Though the real strength of the show is definitely Hajime, the spastic, hyperactive main character whose secret ability, aside from being a Gatchaman, seems to be able to move the plot along at breakneck speed. Indeed, somehow, Hajime’s existence is able to take a muddled, broken, confused narrative like Gatchaman Crowds and string it together into the most beautiful work of art. Of course, you would have to catch up with Hajime in order to view that work of art, as she’d be running at 200 mph, laughing maniacally, dragging the entire show along behind her. But honestly, just as fickle and unpredictable as its main character is, I find my assessment of Gatchaman Crowds to be fluctuating from “absolutely great” to “absolute shit” on a regular basis. Guess I’ll just have to ride this crazy Hajime train to the end. The girls are really cute though. Honorable mention for OP of the season.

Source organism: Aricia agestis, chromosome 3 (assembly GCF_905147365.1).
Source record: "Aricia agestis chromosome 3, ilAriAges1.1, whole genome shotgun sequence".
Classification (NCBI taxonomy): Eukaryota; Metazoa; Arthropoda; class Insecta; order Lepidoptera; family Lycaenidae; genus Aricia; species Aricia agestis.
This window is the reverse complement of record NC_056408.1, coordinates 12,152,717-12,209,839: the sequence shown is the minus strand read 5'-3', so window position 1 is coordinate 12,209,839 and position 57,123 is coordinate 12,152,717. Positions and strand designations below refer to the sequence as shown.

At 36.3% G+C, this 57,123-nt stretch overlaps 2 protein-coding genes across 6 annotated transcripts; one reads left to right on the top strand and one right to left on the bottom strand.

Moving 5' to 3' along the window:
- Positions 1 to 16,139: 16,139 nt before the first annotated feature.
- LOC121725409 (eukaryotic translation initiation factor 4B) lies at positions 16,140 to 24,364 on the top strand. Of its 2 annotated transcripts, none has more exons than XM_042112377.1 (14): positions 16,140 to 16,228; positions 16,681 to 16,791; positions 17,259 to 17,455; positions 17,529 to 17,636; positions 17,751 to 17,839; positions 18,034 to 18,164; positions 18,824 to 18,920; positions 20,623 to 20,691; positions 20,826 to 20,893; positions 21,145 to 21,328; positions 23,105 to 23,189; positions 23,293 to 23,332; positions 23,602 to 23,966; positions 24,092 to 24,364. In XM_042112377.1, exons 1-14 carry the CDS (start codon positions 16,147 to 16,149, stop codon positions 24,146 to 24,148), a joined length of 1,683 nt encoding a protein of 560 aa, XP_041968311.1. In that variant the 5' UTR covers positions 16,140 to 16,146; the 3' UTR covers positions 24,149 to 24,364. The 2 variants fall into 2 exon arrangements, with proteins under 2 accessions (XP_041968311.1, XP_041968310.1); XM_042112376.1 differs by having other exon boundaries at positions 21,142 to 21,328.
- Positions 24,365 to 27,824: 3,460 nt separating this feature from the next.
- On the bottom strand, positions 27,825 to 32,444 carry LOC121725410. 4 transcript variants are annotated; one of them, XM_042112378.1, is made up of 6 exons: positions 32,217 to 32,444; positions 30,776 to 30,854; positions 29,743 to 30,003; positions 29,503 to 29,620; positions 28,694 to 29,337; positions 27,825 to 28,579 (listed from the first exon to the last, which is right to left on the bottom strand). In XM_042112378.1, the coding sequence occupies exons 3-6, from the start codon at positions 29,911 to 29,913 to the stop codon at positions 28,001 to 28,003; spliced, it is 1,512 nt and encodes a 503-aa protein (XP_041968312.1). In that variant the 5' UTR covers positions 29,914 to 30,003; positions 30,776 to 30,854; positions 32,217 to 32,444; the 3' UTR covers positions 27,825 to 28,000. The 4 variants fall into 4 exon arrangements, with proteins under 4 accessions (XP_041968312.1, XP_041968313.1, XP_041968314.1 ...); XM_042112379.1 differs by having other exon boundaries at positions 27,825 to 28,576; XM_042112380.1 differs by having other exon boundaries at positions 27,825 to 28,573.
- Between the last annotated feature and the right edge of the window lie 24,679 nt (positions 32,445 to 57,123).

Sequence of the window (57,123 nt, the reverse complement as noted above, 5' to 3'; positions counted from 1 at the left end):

Genshiken Nidaime: A lot of people gave Nidaime shit for a lot of things that it really didn’t deserve to be given shit for. This is mainly due to people attaching real-world ideals like feminism and LGBT equality to a 2D show that isn’t really trying to make a statement about any of that, which often means to me that they’re taking it too seriously. This isn’t Princess Knight or Wandering Son, this is fucking Genshiken. Any commentary that’s going to be made is going to be on otaku culture. I heard some criticism that they didn’t like how this was “the Hato show”, they didn’t like how the author portrayed Hato as “not really gay but kind of I don’t know maybe”, they didn’t like how the club was all girls and all about fujoshi now, I heard all sorts of things. I think they all need to lighten up. The thing about Genshiken Nidaime is that it never really stopped being Genshiken, at least for me. The in-jokes are still there and the realistic portrayal of otaku is definitely still there. So the focus changed a bit from guy otaku to girl otaku. It’s all still otaku culture. So the author thought it would be interesting to throw in a trap character that thinks like a real transsexual might. Sounds like a good idea to breathe new life into a serialized manga to me, and I see it as pretty much only that. After all, traps are a part of otaku culture too.